Esther Snyder (1920-2006) was the co-founder of In-N-Out burger, the enigmatic hamburger chain that drives even sensible people to pack cold Double-Double’s on a plane to share with their Southwestern Expatriate friends and relatives. (The farthest I’ve heard of in my experience is LA to Birmingham)
The company began humbly in 1948 in Baldwin Park, California. The chain has kept its menu small and its growth limited, for all of these years. Estimated revenues of this closely held private company for 2005 are $350 million. In-N-Out only has 202 restaurants in CA, NV, and AZ. More aggressive leadership could certainly have exposed this company nationally reaping billions in revenue.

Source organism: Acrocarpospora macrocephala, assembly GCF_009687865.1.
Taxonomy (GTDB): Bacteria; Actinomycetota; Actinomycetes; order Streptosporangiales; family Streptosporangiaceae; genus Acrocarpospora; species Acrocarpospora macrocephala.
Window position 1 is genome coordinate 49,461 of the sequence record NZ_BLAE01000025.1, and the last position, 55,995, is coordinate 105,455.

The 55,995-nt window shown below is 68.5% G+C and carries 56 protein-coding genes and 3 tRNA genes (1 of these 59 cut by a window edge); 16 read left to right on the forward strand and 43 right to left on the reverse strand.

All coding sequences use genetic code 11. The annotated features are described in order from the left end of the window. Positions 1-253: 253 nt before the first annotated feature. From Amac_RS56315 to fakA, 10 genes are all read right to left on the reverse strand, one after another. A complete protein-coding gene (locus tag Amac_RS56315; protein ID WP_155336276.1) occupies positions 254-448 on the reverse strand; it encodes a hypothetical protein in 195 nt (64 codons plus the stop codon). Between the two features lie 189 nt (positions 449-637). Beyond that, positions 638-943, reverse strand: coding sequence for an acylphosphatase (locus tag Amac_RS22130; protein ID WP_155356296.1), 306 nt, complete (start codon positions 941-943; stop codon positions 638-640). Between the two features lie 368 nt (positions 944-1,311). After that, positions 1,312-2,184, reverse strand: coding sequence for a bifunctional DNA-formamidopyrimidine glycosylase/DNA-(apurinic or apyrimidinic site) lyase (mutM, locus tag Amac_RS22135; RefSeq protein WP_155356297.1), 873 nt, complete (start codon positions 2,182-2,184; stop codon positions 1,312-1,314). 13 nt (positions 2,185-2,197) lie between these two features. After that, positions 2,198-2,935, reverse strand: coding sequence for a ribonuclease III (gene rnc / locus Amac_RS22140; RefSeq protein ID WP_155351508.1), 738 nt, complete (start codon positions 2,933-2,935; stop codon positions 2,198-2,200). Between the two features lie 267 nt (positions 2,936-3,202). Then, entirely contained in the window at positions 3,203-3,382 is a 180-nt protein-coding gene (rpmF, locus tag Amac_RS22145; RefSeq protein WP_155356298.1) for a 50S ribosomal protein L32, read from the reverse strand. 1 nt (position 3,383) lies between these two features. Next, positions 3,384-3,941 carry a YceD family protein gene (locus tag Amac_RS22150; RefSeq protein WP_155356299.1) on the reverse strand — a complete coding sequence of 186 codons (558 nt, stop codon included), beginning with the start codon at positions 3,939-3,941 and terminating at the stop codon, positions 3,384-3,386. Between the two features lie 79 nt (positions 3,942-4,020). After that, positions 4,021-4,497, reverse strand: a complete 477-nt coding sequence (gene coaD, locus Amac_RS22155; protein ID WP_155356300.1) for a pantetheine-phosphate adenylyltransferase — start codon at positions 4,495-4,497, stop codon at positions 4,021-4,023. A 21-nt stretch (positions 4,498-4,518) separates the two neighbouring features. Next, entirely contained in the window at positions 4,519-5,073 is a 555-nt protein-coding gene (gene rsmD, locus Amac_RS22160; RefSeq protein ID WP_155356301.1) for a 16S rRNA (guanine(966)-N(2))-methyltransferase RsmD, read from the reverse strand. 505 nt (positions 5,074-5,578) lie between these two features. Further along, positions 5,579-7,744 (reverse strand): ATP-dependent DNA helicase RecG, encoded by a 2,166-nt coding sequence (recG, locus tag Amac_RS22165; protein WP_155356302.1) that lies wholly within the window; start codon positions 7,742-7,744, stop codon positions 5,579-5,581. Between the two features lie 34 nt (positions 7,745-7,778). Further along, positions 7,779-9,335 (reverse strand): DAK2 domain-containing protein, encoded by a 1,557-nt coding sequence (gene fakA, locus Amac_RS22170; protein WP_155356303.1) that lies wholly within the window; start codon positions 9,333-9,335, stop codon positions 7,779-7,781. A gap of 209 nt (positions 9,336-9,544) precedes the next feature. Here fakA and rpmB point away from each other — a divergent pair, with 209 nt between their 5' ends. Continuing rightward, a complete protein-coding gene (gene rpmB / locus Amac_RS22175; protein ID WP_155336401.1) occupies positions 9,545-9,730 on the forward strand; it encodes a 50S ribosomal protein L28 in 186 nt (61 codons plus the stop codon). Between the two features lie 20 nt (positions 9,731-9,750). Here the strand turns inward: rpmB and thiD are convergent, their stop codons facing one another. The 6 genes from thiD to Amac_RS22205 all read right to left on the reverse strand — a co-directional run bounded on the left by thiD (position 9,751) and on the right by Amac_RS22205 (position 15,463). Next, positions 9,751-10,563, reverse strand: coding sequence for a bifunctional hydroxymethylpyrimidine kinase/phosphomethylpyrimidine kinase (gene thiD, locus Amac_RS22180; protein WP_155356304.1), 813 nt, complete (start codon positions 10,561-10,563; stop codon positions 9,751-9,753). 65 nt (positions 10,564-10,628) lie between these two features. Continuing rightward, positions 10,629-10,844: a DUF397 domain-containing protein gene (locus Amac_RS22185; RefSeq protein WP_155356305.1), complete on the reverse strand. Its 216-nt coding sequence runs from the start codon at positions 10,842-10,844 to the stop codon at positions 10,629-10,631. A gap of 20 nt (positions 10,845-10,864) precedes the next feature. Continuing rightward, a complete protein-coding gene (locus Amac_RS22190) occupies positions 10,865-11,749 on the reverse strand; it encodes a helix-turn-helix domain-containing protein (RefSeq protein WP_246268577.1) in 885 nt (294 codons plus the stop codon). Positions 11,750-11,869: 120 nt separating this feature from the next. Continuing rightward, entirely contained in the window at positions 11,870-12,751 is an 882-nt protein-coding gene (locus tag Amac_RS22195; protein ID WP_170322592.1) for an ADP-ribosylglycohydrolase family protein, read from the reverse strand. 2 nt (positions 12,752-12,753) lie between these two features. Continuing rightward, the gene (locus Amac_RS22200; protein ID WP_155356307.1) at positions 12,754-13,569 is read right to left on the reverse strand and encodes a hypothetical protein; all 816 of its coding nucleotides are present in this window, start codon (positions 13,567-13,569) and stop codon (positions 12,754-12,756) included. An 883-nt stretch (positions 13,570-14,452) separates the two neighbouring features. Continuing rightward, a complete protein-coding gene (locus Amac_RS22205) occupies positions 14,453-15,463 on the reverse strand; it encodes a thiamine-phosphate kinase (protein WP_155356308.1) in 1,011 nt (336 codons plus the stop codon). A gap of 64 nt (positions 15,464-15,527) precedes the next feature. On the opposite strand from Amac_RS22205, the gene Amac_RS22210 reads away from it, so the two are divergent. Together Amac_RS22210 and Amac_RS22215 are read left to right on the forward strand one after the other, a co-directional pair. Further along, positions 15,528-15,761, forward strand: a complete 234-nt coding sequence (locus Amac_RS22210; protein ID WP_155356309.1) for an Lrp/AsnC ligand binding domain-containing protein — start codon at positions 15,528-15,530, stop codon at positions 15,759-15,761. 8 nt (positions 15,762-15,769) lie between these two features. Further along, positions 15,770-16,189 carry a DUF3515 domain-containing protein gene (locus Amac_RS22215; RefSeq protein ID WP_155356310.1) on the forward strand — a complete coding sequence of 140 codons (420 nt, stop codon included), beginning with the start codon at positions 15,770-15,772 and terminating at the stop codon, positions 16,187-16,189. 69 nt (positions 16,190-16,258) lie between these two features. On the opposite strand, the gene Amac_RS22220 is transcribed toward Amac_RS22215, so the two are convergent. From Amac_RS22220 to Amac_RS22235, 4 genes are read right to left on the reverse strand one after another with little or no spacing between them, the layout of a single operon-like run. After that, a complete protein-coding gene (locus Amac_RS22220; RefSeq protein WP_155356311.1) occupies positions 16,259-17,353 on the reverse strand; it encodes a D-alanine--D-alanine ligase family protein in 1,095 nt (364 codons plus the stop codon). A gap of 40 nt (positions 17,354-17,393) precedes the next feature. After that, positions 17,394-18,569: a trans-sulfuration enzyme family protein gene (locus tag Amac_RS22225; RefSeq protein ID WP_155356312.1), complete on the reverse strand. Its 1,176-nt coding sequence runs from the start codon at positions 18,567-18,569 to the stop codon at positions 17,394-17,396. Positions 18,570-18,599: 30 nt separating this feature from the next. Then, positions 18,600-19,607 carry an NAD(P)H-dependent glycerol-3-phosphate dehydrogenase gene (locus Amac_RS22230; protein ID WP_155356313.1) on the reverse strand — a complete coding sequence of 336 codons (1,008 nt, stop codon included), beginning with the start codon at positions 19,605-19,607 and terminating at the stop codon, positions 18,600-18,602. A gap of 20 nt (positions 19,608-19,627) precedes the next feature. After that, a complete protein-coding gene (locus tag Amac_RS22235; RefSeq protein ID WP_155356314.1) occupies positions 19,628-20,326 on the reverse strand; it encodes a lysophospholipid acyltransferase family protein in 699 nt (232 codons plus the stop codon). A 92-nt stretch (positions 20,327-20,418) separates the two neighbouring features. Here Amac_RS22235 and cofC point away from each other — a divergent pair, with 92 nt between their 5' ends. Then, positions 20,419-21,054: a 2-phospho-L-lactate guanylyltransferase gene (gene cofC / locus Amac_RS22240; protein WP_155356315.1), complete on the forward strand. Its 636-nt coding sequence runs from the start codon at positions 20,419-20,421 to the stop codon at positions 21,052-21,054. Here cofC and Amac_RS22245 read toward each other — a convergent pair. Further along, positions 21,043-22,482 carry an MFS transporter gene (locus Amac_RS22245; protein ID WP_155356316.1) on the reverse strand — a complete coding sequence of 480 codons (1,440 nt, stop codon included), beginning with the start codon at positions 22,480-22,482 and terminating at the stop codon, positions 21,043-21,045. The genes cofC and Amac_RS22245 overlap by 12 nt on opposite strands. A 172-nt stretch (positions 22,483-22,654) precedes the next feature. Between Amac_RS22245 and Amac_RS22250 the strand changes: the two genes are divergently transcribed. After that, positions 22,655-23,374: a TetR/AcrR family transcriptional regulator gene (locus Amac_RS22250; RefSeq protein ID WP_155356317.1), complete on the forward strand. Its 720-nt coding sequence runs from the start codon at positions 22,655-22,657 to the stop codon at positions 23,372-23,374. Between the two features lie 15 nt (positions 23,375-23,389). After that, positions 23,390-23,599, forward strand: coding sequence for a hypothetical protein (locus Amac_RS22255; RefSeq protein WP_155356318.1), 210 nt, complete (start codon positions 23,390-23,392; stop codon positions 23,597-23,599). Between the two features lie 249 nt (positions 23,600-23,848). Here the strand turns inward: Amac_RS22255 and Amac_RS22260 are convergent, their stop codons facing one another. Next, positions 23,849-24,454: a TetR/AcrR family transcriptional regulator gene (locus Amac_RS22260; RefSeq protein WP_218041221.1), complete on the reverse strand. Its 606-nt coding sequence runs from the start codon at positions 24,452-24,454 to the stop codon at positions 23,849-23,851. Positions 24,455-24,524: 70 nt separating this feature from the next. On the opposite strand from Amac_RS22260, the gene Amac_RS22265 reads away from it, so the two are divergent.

Will new leadership blow up this brand into the global powerhouse that it could be…or will the company continue to grow organically with zero debt, highly paid employees, and spotless restaurants? I believe that with the right leadership in place, companies can build out rapidly with great success while maintaining values and brand (and company ownership, ie no franchising)
I’m thinking that human nature will ultimately get the board to vote to take the company public, sell it to another larger brand, and cash out the top brass who’ve "endured" nearly 60 years of being "held back" by the old guard. This company has avoided growth for simplicity and debt avoidance. Are we copying this mode today with organically grown web 2.0 companies? Remember that Seth Godin has written a whole book called, "Small Is The New Big". I tend to agree.